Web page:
Overall, the highest-ever historical Gini the researchers found was that of the ancient Old World (think Patrician Rome), which got a score of .59. While the degrees of inequality experienced by historical societies are quite high, the researchers note, they’re nowhere near as high as the Gini scores we’re seeing now.

“Even given the possibility that the Ginis constructed here may somewhat underestimate true household wealth disparities, it is safe to say that the degree of wealth inequality experienced by many households today is considerably higher than has been the norm over the last ten millennia,” the researchers write in their paper.

On Monday, a global report from Credit Suisse showed that modern humans are continuing the trends set by our predecessors: Now, the report showed, half of the world’s wealth really does belong to a super-rich one percent, and the gap is only growing. Historically, Kohler says in his statement, there’s only so much inequality a society can sustain before it reaches a tipping point. Among the many known effects of inequality on a society are social unrest, a decrease in health, increased violence, and decreased solidarity. Unfortunately, Kohler points out, humans have never been especially good at decreasing inequality peacefully — historically, the only effective methods for doing so are plague, massive warfare, or revolution.

U.S. Spent Two Times More on a Tax Break for the Rich Than on Providing Rent Assistance to Poor Families

The amount of welfare that goes to the poor versus the welfare that goes to the wealthy and giant corporations is like comparing the size of a single cliff to an entire mountain. Is the modern state largely a committee for managing the affairs of the rich?

This is because the US government spends more than twice as much subsidizing the tax break for affluent homeowners, who would most likely be able to afford their homes anyway, as it does on helping the poorest families pay rent and avoid homelessness – $60.1bn versus $29.9bn in 2015. As Congress tackles tax reform, advocates and economists of all political stripes are appealing for the tax break to be addressed, but the chances of that are uncertain.

[…]

A new study by Apartment List, a rental aggregator, shows that over half of high-income households claim the tax benefit, called the mortgage interest deduction (MID) because it reduces a filer’s taxable income by the amount of interest they owe on their mortgage. More than $10bn goes to households with incomes in the top 1%.

[…]

By comparison, only one in four Americans in need of rental housing actually receive it. In fact, the rental-assistance system – which is called Section 8 and generally covers costs that exceed 30% of someone’s income – is so overburdened that until recently, the city of Los Angeles had declined to even accept new applications for a voucher for a staggering 13 years, and New York’s waitlist has been closed since 2009. When Los Angeles finally started accepting new applications again, for only two weeks in October, almost 200,000 people applied for only 20,000 spots on the waitlist.

Indeed, in none of the country’s 25 largest cities do low-income residents receive more than half of the money that goes on housing benefits. This despite the fact that stable housing has been linked to improved educational outcomes, health and psychological wellbeing. Mostly, the cash goes to the well off.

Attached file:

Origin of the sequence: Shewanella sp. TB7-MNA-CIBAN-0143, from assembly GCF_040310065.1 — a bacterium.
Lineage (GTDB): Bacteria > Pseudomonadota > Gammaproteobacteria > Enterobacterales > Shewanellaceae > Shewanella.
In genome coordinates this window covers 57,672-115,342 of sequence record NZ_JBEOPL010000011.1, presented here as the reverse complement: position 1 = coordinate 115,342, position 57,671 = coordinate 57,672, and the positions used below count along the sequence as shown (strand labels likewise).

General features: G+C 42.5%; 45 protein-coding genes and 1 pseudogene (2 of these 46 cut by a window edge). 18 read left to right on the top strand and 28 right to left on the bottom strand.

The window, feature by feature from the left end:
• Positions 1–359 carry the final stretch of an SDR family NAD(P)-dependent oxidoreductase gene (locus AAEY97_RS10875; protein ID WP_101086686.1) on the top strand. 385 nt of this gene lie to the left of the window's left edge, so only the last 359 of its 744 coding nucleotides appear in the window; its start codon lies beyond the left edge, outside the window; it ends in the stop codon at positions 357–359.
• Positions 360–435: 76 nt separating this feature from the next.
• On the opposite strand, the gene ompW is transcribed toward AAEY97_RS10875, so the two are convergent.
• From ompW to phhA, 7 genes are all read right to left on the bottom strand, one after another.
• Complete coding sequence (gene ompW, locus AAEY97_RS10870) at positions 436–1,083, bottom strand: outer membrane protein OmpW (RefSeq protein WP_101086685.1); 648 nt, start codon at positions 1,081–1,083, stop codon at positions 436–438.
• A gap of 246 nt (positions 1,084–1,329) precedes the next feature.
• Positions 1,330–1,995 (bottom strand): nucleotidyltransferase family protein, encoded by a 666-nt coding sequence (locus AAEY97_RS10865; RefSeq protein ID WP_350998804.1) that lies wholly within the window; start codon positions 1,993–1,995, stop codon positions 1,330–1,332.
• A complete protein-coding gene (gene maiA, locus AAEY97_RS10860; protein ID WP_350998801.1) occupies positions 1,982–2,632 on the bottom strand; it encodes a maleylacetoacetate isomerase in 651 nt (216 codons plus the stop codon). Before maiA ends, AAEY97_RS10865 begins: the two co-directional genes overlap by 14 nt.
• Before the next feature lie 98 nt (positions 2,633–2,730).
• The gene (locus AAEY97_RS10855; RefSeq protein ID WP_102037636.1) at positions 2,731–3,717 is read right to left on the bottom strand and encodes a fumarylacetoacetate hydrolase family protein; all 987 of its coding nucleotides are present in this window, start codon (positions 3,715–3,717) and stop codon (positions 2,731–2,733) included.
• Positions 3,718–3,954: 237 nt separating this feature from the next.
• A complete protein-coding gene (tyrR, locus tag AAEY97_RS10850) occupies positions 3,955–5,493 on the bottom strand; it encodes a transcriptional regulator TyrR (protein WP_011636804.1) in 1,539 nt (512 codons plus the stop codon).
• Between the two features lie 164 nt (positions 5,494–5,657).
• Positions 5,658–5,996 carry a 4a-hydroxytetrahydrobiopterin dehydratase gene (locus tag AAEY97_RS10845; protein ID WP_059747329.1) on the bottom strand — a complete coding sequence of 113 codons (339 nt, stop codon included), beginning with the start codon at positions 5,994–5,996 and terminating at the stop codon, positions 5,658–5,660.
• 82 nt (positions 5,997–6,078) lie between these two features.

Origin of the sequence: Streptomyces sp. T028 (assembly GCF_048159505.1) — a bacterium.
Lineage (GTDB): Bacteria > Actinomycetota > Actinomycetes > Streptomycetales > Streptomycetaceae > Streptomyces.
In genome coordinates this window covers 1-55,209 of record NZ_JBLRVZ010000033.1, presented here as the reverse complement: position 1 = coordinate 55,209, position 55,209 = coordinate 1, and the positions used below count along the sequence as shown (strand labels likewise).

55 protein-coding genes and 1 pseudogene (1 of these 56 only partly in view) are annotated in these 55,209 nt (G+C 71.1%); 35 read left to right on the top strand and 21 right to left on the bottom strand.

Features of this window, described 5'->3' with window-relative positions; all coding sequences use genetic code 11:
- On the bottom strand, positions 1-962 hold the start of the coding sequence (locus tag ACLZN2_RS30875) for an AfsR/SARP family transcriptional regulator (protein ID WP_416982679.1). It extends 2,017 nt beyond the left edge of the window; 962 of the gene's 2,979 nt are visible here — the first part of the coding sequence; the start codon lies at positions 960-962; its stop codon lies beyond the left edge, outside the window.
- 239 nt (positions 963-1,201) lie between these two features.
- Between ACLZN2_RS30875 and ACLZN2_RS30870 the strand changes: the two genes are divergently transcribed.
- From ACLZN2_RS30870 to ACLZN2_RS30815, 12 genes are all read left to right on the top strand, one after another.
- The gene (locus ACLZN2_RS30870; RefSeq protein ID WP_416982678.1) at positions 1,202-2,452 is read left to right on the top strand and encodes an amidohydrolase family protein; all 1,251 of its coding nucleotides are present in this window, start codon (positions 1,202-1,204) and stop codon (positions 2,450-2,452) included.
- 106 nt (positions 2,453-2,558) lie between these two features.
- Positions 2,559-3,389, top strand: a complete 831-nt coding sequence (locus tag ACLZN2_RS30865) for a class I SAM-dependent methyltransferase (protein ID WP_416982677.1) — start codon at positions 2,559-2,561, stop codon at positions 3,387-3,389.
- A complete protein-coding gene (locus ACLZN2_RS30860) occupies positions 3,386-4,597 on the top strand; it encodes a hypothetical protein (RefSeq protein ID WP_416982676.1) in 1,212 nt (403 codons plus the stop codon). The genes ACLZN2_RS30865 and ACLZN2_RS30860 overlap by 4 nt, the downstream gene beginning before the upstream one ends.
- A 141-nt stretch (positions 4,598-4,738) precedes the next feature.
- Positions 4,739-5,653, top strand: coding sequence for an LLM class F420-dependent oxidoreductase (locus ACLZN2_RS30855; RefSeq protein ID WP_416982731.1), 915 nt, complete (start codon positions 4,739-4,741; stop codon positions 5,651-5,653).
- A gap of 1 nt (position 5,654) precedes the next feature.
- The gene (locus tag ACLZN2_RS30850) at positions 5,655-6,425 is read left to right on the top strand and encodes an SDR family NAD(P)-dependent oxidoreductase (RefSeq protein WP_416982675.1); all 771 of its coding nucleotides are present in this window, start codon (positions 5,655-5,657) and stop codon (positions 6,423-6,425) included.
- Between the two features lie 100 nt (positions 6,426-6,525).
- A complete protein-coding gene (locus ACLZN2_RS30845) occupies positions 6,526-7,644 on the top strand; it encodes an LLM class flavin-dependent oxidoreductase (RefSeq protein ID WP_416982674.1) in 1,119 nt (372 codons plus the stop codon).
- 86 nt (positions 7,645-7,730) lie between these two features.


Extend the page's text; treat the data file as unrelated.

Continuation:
Surveys Reveal Pervasive Sexual Harassment of Women Across Industries

This is largely out of the spotlight, and that makes it all the more important. The discrimination against women also manifests itself in a gap in pay — in the U.S., that means women are often payed 80 cents instead of the $1 a male would probably earn. Women want the whole damn dollar, and they should receive it.

Amid a wave of new sexual harassment and assault allegations in politics and news media this week, two polls released Tuesday illustrate how pervasive such behavior is in many other industries across America, with 35-40 percent of women reporting they have been harassed at work.

A survey (pdf) conducted in mid-November by PBS NewsHour, NPR, and Marist found that 35 percent of women and 9 percent of men have “experienced sexual harassment or abuse from someone in the workplace.” A Quinnipiac University poll, also conducted in mid-November, found that 60 percent of women have been sexual harassed generally, and 69 percent of those women said it happened at work; it also found 20 percent of men have experienced sexual harassment, the majority of which also took place at work.

The results follow a series of reports in recent weeks that have highlighted how women working in service industries, such as hotels and restaurants, are especially susceptible to sexual harassment and assault. Other reports have examined how immigrants, particularly those who are undocumented, often experience abuse. Although such findings have been well documented for several years, these issues have received heightened attention lately, as several high-profile people have been publicly accused of sexual misconduct, and survivors have turned to social media with the hashtag #MeToo to share their stories.

Group of Over 400 Millionaires and Billionaires Tell U.S. Congress to Raise Taxes on Them Instead of Cutting Them

Cutting important public services for tax cuts has long been the twisted plan of congressional Republicans. Higher taxes on large corporations and the wealthy comes in at 70 percent support in the U.S. for a reason.

More than 400 American millionaires and billionaires are sending a letter to Congress this week urging Republican lawmakers not to cut their taxes.

The wealthy Americans — including doctors, lawyers, entrepreneurs and chief executives — say the GOP is making a mistake by reducing taxes on the richest families at a time when the nation’s debt is high and inequality is back at the worst level since the 1920s.

The letter calls on Congress not to pass any tax bill that “further exacerbates inequality” and adds to the debt. Instead of petitioning tax cuts for the wealthy, the letter tells Congress to raise taxes on rich people like them. It is being released publicly this week, as Republicans debate legislation that would add $1.5 trillion to the debt to pay for widespread tax cuts for businesses and individuals.